Alison Clayburn

On the Phone

She is talking about

a lesson plan.

I notice

how the tomatoes have ripenedto a rich full red,the bananas have grown brown flecks.

She is talking about

the difficulties of accreditation.

I notice

how the light catches the gilded rimof my small oval clockevenly, so that it gleams both sides.

She is talking about

how last week there were not enough tutors,the workshop did not go well.

I see
a mass of dark green fronds,held in a textured light green glaze.

And then I notice

how my body aches with holding.

Fickle Lake
This lake is brownwith a yellow tinge.Its corrugationsflow toward me.A gracious fleetof very white swansidlesby the opposite bank.
The yellow fades, now all I seeis the curlof a silver-leafed treeand a lengthof pale blue sky.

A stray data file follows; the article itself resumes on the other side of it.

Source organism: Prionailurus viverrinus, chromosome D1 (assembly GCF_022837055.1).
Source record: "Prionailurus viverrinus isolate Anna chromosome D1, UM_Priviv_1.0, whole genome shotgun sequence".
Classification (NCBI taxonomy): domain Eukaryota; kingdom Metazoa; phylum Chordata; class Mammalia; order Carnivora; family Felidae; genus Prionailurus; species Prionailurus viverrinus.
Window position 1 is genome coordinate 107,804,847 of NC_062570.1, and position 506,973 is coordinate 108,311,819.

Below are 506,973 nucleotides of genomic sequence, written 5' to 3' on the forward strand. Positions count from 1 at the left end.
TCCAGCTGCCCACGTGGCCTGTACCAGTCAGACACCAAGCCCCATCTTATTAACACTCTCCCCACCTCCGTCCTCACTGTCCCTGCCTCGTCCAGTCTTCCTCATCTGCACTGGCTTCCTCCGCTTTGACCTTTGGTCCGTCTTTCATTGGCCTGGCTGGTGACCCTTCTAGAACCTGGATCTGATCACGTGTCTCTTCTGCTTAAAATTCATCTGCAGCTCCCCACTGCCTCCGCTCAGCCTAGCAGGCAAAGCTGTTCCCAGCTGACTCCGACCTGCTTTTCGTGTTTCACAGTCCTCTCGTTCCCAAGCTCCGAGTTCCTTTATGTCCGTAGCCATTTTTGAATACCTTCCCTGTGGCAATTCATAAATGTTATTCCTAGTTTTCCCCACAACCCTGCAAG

Then the tree in the wateris greenand the strip of skyis white.The swans have been replacedby grey-black geese.
I turn left to look againat how reflected water surface lightdapples the slender trunks of treesbeside me. But nowthere are no moving rings of light,just smooth dull grey.
The coot that waitedexpectantly below meis gone. In its placeis a green-headed duck.
The corrugationshave turned away;they rushtoward the other bank.
I won’t dip my feet in this lake.It can’t be trusted.

Alison Clayburn was born in Hampshire, UK, near the sea. She now lives in London by the Thames. After a long career as a community worker she became an adult educator, specializing in language and communications. She teaches creative writing with an emphasis on personal development, specializing in Writing for Self Discovery courses and workshops. Buddhism has helped her to make changes.